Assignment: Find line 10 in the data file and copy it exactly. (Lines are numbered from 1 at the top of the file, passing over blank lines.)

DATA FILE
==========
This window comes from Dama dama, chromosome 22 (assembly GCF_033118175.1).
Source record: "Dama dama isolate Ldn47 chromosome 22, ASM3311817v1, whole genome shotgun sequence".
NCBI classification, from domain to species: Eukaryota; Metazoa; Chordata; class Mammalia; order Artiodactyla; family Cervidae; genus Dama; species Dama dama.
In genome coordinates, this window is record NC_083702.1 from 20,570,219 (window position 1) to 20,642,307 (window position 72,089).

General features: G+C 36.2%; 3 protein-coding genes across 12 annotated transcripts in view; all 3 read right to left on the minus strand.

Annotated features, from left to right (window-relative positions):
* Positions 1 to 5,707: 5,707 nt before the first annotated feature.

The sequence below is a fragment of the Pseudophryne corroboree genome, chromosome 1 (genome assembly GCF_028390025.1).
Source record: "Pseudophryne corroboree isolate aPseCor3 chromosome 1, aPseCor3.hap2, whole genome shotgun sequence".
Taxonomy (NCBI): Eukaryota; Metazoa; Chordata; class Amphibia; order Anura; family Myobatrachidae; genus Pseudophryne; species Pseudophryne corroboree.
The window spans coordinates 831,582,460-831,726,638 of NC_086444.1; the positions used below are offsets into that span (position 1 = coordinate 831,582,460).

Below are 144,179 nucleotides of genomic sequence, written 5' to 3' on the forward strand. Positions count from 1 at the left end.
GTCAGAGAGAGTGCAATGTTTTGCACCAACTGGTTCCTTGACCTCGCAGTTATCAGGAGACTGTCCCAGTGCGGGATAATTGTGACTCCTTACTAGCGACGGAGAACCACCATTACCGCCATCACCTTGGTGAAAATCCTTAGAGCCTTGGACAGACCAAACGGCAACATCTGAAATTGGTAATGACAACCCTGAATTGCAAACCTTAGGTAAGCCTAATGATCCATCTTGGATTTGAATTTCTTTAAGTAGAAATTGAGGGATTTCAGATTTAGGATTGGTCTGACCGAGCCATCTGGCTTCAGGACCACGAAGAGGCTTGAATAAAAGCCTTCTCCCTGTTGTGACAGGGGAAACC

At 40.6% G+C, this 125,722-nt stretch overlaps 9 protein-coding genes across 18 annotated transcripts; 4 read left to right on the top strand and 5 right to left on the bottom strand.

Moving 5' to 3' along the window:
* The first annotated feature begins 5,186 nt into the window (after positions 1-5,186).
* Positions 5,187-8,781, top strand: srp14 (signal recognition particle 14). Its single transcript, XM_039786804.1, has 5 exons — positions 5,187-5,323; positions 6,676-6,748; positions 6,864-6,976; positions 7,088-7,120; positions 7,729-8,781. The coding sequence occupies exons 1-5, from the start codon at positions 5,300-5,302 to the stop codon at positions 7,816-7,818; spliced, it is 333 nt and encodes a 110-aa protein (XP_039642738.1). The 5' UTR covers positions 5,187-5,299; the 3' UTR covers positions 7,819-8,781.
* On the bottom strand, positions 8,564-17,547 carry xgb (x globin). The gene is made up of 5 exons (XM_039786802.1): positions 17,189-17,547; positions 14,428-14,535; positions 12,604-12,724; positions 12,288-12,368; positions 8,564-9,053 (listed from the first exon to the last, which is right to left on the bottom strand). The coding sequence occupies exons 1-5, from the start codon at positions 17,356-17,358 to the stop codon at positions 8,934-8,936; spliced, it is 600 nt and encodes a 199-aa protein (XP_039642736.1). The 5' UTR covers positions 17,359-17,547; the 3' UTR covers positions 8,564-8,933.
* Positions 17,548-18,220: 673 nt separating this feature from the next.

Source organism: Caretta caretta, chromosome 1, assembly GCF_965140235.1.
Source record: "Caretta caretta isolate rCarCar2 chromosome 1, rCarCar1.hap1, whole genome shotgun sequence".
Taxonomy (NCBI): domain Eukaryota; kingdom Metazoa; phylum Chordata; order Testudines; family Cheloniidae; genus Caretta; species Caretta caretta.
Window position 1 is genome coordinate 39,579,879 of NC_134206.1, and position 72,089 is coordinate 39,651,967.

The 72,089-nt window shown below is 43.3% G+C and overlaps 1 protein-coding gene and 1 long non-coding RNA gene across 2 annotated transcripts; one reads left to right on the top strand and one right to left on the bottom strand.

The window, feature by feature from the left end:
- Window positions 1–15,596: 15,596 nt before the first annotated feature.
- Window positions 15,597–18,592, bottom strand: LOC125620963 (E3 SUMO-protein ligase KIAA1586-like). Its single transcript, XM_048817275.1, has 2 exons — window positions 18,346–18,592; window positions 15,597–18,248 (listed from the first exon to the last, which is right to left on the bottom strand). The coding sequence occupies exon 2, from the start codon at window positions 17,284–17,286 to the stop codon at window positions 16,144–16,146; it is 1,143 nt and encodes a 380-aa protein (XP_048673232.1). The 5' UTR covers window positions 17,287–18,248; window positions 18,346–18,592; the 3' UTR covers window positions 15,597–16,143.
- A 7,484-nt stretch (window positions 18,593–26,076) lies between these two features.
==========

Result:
Taxonomy (NCBI): Eukaryota; Metazoa; Chordata; class Amphibia; order Anura; family Myobatrachidae; genus Pseudophryne; species Pseudophryne corroboree.